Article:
This article, written by Cat Carter, appears in Charlotte Magazine.
Roll With It: It’s National Meatball Day
March 9 is National Meatball Day. While meatballs of some sort can be found everywhere from Sweden to China, most Americans probably think first of the ones that come on a bed of spaghetti.
According to the Smithsonian Institute, this dish evolved from the polpette and the much smaller polpettine found in Italy, but it is American at heart. The late 1800s and early 1900s saw millions of Italian immigrants moving to the United States—particularly those from the southern region, where economic and political strife left many in distress. As Escoffier Online notes, these immigrants went from spending 75% of their income on food to just 25%.
More money in the pocket meant more food on the table. This was especially true of meat, which for many immigrant populations went from luxury to staple. Rather than buy expensive cuts of meat in smaller amounts, however, Italian home cooks took advantage of the low cost of ground meats to feed family and guests generously. In this way, the outsized Italian-American meatballs are a symbol of abundance, even a little indulgence. Mangia!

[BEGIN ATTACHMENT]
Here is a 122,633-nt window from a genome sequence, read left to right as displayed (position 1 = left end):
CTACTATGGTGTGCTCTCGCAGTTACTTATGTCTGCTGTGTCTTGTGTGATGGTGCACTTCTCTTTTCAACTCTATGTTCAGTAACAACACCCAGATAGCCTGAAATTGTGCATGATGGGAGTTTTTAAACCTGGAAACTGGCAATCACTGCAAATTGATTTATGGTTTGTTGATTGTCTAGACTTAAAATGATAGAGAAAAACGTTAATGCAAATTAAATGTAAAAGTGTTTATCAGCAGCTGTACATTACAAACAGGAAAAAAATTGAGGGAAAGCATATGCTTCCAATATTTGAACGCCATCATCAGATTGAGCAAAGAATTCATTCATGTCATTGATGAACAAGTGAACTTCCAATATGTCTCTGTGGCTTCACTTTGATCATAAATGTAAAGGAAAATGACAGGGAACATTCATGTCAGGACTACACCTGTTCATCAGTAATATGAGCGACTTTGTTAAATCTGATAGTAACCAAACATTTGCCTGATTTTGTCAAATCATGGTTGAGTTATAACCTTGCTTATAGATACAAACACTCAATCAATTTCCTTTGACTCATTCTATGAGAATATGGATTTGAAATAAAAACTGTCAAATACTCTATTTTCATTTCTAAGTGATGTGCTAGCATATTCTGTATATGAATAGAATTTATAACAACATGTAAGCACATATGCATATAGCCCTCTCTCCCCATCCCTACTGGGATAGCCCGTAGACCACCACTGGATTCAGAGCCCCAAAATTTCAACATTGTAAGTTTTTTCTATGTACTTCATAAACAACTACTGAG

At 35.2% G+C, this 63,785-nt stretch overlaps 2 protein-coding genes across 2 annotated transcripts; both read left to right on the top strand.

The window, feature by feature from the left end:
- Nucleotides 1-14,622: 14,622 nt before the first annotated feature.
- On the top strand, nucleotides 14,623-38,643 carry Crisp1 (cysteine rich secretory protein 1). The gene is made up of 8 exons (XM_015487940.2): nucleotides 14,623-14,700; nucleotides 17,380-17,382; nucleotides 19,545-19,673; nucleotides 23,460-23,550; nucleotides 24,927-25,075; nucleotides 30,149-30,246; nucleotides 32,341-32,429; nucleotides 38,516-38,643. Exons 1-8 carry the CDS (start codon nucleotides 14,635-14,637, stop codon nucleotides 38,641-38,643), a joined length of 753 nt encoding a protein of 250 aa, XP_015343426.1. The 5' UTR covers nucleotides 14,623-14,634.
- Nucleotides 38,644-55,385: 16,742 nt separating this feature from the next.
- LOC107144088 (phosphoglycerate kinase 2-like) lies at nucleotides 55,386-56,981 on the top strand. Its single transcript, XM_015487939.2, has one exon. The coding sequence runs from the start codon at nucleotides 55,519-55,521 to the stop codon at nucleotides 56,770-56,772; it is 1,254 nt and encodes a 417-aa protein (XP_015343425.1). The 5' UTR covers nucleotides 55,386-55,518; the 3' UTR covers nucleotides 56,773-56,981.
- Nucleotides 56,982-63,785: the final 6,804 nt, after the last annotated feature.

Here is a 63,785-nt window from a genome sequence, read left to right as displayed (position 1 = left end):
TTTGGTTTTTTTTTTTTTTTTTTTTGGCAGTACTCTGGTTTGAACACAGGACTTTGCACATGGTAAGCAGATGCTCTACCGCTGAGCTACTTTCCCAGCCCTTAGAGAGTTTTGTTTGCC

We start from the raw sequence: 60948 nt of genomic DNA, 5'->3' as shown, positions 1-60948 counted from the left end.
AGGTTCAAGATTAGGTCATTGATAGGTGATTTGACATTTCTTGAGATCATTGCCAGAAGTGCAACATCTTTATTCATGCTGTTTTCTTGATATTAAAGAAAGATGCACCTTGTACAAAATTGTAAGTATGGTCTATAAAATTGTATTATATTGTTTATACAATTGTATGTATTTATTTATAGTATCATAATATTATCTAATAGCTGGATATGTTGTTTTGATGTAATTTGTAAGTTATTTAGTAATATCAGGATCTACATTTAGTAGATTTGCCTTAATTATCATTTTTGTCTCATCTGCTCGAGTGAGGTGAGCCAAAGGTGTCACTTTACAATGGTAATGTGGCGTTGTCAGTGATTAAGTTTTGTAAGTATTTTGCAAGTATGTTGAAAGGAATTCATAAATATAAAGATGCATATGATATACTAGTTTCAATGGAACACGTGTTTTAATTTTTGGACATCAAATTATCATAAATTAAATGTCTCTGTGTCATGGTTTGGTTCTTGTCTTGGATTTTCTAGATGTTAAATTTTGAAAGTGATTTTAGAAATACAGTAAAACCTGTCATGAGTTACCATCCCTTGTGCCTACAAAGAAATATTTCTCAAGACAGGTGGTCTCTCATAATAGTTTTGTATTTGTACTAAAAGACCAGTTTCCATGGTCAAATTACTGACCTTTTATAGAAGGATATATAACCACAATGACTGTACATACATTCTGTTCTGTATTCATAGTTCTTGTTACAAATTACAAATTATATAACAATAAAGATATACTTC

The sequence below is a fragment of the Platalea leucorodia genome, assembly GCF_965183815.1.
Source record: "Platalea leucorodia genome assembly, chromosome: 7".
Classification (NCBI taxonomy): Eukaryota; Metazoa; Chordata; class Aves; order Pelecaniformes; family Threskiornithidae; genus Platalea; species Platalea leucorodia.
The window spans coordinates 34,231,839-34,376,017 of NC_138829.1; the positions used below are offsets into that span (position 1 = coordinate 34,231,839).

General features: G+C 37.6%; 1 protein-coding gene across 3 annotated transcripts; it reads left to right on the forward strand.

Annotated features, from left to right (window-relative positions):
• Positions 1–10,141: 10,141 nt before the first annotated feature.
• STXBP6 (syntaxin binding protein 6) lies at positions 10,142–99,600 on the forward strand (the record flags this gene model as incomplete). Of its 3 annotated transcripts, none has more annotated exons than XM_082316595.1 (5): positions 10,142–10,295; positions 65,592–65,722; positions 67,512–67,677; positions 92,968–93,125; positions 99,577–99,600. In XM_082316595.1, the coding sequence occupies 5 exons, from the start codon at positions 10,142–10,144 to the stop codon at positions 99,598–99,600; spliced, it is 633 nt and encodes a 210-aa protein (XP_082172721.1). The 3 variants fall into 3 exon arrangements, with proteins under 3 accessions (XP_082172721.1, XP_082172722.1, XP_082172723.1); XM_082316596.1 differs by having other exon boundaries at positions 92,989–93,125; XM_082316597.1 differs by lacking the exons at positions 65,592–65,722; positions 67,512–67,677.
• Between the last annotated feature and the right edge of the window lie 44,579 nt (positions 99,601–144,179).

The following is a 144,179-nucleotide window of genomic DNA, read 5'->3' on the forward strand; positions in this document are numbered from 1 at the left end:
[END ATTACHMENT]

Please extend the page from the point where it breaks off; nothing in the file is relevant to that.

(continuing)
To mark the occasion, we asked chefs from local Italian restaurants to share their recipe for one of the most-loved comfort foods around. Each have their own take on this Italian-American classic; Chef Tom Dyrness of Mama Ricotta’s adds eggplant and balsamic vinegar to his recipe, while Chef Andrew Hurst-Dodd of Stagioni uses a combination of three meats seasoned with red wine and lemon zest. View Chef Dyrness’ Meatball Recipe…